Ankle sprains are one of the most common musculoskeletal injuries, usually involving a stretched or torn ligament in the joint. A simple misstep leading to a sprain can significantly impact physical activity and quality of life.
Prevention and recovery of ankle sprains usually involve external passive supports, such as tape and braces. But these solutions can cause problems.
Long-term use of passive methods can weaken the supporting muscles and soft tissue around the joint, making a person reliant on their perpetual use. While restricting the motion of the joint can prevent future sprains, it also causes the ankle to be less able to deal with disturbances such as uneven terrain without added support and negatively alters the natural function of the foot and leg.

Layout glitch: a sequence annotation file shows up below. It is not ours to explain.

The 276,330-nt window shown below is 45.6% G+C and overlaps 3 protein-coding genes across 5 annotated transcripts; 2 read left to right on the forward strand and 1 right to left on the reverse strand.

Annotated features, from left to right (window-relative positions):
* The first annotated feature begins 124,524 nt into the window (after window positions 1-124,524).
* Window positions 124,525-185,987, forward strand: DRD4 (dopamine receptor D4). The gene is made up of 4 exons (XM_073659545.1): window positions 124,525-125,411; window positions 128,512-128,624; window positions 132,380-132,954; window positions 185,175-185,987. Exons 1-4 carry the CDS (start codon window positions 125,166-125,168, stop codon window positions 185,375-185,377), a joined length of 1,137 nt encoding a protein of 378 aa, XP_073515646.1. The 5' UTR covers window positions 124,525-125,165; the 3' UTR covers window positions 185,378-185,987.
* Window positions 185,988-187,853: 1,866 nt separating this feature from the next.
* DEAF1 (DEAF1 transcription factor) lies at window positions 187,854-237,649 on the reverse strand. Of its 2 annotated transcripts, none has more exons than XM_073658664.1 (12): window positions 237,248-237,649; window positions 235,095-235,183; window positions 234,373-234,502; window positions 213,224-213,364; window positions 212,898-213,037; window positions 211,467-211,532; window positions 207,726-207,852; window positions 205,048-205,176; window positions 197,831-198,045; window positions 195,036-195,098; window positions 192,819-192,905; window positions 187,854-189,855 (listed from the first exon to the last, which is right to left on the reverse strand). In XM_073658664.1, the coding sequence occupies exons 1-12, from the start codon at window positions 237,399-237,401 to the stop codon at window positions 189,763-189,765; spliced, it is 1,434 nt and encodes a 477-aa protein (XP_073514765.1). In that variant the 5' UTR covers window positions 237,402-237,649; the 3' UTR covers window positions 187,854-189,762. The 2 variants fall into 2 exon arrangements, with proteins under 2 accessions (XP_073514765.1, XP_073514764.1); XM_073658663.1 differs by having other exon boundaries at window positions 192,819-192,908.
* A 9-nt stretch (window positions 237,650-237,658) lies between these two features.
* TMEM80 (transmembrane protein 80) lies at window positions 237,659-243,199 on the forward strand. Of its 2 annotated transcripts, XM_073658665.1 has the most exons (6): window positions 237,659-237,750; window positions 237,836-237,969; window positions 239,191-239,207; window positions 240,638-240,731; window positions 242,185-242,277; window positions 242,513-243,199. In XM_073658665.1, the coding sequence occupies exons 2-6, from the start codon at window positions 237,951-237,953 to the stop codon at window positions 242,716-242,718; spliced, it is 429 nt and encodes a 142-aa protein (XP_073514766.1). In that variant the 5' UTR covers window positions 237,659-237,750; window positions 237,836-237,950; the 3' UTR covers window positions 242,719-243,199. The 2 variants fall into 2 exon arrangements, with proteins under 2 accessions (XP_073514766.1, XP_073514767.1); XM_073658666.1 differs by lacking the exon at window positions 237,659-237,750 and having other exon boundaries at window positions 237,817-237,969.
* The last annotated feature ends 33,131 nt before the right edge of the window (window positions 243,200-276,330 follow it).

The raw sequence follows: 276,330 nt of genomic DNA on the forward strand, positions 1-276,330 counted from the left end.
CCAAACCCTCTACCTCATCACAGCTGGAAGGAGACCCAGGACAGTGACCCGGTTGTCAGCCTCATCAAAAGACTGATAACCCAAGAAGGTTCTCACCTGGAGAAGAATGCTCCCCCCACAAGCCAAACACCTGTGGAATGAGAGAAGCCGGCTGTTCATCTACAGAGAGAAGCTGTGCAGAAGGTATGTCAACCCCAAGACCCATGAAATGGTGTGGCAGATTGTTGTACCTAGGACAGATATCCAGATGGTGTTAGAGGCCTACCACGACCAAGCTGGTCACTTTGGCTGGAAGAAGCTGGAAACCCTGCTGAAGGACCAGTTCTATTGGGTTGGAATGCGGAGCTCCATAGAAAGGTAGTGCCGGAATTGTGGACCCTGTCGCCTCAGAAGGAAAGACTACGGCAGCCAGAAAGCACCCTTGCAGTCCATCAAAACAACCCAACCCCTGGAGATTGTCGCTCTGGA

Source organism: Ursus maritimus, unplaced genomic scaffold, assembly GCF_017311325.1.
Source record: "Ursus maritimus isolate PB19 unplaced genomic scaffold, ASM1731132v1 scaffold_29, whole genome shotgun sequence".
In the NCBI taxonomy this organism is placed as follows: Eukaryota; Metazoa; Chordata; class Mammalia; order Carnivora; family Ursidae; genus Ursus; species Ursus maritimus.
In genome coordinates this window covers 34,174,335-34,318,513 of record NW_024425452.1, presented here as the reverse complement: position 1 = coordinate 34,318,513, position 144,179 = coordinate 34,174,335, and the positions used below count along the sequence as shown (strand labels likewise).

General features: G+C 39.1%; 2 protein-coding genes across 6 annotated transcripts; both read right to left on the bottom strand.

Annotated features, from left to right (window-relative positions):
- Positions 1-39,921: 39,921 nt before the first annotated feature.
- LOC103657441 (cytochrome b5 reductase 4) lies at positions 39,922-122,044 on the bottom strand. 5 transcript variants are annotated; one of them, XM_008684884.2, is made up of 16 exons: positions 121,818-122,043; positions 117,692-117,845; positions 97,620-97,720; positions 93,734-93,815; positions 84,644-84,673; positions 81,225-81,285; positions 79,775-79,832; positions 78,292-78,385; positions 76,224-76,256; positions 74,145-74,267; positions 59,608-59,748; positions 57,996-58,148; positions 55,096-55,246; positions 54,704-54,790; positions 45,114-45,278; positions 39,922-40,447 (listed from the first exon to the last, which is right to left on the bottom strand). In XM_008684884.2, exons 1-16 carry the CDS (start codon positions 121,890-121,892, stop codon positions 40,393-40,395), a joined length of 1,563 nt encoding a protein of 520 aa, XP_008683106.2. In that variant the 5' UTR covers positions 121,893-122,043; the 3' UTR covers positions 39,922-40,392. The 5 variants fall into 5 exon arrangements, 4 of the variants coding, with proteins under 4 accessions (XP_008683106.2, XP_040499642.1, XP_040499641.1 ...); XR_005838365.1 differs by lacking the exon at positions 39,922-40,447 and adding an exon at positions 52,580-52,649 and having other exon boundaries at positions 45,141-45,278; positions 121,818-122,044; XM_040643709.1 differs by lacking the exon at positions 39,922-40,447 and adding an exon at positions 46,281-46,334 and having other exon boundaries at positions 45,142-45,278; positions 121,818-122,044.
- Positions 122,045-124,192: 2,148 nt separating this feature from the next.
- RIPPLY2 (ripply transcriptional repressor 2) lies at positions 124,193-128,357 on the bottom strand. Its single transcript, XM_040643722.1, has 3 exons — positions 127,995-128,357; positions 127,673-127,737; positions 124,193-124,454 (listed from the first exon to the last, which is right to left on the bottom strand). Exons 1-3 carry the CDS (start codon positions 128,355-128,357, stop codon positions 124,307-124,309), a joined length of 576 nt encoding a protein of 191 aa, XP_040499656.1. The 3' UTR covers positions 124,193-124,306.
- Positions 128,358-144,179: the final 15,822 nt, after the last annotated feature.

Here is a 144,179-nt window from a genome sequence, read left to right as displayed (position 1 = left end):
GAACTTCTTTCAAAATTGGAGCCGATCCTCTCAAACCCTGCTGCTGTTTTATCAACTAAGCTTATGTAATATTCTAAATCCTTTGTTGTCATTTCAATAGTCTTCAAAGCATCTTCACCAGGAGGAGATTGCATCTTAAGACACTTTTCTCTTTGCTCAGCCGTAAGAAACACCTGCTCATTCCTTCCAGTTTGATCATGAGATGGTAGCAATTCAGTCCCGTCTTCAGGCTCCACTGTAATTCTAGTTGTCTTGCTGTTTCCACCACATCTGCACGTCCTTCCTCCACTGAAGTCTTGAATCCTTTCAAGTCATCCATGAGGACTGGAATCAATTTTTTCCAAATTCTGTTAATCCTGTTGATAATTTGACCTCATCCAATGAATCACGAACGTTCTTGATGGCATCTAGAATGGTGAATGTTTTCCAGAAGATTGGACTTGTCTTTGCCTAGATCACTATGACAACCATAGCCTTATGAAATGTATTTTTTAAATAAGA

A team of researchers from Arizona State University is creating an active, automated ankle support system to overcome the limitations of current treatment methods.
The Smart User-Effective Data-Enabled, or SUEDE, Shoe is a wearable smart shoe system that actively supports the ankle without hindering natural motion. Its soft brace can adjust the stiffness of the support to assist the user as needed, rather than the less-helpful constant support tapes and traditional braces offer.
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